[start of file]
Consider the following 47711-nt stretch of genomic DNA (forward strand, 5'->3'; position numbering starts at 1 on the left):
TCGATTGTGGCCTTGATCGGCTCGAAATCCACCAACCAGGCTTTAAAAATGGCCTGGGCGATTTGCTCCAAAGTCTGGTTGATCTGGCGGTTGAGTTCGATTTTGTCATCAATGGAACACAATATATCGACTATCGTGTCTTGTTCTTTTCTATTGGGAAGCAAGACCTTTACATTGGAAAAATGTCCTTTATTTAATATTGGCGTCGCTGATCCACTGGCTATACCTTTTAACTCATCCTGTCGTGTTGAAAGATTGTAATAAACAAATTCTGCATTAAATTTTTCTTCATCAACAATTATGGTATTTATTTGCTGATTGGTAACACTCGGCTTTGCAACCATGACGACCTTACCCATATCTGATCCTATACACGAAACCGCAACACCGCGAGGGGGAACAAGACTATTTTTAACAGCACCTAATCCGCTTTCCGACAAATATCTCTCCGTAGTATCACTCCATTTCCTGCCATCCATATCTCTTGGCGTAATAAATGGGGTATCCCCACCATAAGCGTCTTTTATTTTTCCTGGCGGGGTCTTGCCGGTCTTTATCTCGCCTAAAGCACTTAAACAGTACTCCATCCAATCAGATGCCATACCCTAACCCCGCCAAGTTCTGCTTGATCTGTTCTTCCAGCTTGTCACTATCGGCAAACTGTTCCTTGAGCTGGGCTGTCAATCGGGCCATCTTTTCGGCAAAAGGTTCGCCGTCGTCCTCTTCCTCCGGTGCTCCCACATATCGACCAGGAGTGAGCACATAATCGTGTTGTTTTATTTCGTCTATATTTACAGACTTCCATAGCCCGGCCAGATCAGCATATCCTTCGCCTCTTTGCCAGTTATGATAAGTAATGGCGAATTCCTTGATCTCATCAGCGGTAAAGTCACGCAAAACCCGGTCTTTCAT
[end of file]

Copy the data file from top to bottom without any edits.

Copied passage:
Consider the following 47711-nt stretch of genomic DNA (forward strand, 5'->3'; position numbering starts at 1 on the left):
TCGATTGTGGCCTTGATCGGCTCGAAATCCACCAACCAGGCTTTAAAAATGGCCTGGGCGATTTGCTCCAAAGTCTGGTTGATCTGGCGGTTGAGTTCGATTTTGTCATCAATGGAACACAATATATCGACTATCGTGTCTTGTTCTTTTCTATTGGGAAGCAAGACCTTTACATTGGAAAAATGTCCTTTATTTAATATTGGCGTCGCTGATCCACTGGCTATACCTTTTAACTCATCCTGTCGTGTTGAAAGATTGTAATAAACAAATTCTGCATTAAATTTTTCTTCATCAACAATTATGGTATTTATTTGCTGATTGGTAACACTCGGCTTTGCAACCATGACGACCTTACCCATATCTGATCCTATACACGAAACCGCAACACCGCGAGGGGGAACAAGACTATTTTTAACAGCACCTAATCCGCTTTCCGACAAATATCTCTCCGTAGTATCACTCCATTTCCTGCCATCCATATCTCTTGGCGTAATAAATGGGGTATCCCCACCATAAGCGTCTTTTATTTTTCCTGGCGGGGTCTTGCCGGTCTTTATCTCGCCTAAAGCACTTAAACAGTACTCCATCCAATCAGATGCCATACCCTAACCCCGCCAAGTTCTGCTTGATCTGTTCTTCCAGCTTGTCACTATCGGCAAACTGTTCCTTGAGCTGGGCTGTCAATCGGGCCATCTTTTCGGCAAAAGGTTCGCCGTCGTCCTCTTCCTCCGGTGCTCCCACATATCGACCAGGAGTGAGCACATAATCGTGTTGTTTTATTTCGTCTATATTTACAGACTTCCATAGCCCGGCCAGATCAGCATATCCTTCGCCTCTTTGCCAGTTATGATAAGTAATGGCGAATTCCTTGATCTCATCAGCGGTAAAGTCACGCAAAACCCGGTCTTTCAT